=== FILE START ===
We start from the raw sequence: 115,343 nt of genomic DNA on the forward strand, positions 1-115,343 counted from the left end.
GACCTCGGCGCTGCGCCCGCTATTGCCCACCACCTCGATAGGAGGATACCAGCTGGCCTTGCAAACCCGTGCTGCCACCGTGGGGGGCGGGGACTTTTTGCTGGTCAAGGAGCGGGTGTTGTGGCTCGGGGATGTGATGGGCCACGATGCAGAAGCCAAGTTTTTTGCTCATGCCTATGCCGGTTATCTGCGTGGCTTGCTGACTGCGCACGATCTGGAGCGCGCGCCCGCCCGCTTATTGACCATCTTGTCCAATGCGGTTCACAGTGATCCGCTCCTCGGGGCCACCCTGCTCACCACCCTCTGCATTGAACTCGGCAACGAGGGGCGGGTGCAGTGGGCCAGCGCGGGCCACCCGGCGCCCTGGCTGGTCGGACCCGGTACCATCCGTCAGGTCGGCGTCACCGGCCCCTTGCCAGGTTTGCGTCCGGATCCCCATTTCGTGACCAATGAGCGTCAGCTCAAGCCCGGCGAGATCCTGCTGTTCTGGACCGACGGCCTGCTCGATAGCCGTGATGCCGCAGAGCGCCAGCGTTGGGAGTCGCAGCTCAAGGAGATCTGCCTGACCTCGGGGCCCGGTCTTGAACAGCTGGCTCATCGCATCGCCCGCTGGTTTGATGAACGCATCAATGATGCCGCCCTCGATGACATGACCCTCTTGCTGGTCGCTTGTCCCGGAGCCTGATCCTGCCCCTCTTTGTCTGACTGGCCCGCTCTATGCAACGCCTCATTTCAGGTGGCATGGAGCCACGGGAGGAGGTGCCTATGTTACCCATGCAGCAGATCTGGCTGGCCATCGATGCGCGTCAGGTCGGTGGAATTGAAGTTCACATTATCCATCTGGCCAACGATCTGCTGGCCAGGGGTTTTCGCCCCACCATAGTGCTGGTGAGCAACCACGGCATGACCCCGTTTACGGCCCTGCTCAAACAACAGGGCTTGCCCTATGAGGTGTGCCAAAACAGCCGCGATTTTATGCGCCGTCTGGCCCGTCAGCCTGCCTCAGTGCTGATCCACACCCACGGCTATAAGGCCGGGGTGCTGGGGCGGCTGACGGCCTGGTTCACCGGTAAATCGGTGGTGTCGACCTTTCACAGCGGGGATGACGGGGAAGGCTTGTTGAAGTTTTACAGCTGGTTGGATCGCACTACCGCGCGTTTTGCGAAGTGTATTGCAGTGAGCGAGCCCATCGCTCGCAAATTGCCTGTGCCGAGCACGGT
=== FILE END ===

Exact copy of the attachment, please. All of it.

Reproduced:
We start from the raw sequence: 115,343 nt of genomic DNA on the forward strand, positions 1-115,343 counted from the left end.
GACCTCGGCGCTGCGCCCGCTATTGCCCACCACCTCGATAGGAGGATACCAGCTGGCCTTGCAAACCCGTGCTGCCACCGTGGGGGGCGGGGACTTTTTGCTGGTCAAGGAGCGGGTGTTGTGGCTCGGGGATGTGATGGGCCACGATGCAGAAGCCAAGTTTTTTGCTCATGCCTATGCCGGTTATCTGCGTGGCTTGCTGACTGCGCACGATCTGGAGCGCGCGCCCGCCCGCTTATTGACCATCTTGTCCAATGCGGTTCACAGTGATCCGCTCCTCGGGGCCACCCTGCTCACCACCCTCTGCATTGAACTCGGCAACGAGGGGCGGGTGCAGTGGGCCAGCGCGGGCCACCCGGCGCCCTGGCTGGTCGGACCCGGTACCATCCGTCAGGTCGGCGTCACCGGCCCCTTGCCAGGTTTGCGTCCGGATCCCCATTTCGTGACCAATGAGCGTCAGCTCAAGCCCGGCGAGATCCTGCTGTTCTGGACCGACGGCCTGCTCGATAGCCGTGATGCCGCAGAGCGCCAGCGTTGGGAGTCGCAGCTCAAGGAGATCTGCCTGACCTCGGGGCCCGGTCTTGAACAGCTGGCTCATCGCATCGCCCGCTGGTTTGATGAACGCATCAATGATGCCGCCCTCGATGACATGACCCTCTTGCTGGTCGCTTGTCCCGGAGCCTGATCCTGCCCCTCTTTGTCTGACTGGCCCGCTCTATGCAACGCCTCATTTCAGGTGGCATGGAGCCACGGGAGGAGGTGCCTATGTTACCCATGCAGCAGATCTGGCTGGCCATCGATGCGCGTCAGGTCGGTGGAATTGAAGTTCACATTATCCATCTGGCCAACGATCTGCTGGCCAGGGGTTTTCGCCCCACCATAGTGCTGGTGAGCAACCACGGCATGACCCCGTTTACGGCCCTGCTCAAACAACAGGGCTTGCCCTATGAGGTGTGCCAAAACAGCCGCGATTTTATGCGCCGTCTGGCCCGTCAGCCTGCCTCAGTGCTGATCCACACCCACGGCTATAAGGCCGGGGTGCTGGGGCGGCTGACGGCCTGGTTCACCGGTAAATCGGTGGTGTCGACCTTTCACAGCGGGGATGACGGGGAAGGCTTGTTGAAGTTTTACAGCTGGTTGGATCGCACTACCGCGCGTTTTGCGAAGTGTATTGCAGTGAGCGAGCCCATCGCTCGCAAATTGCCTGTGCCGAGCACGGT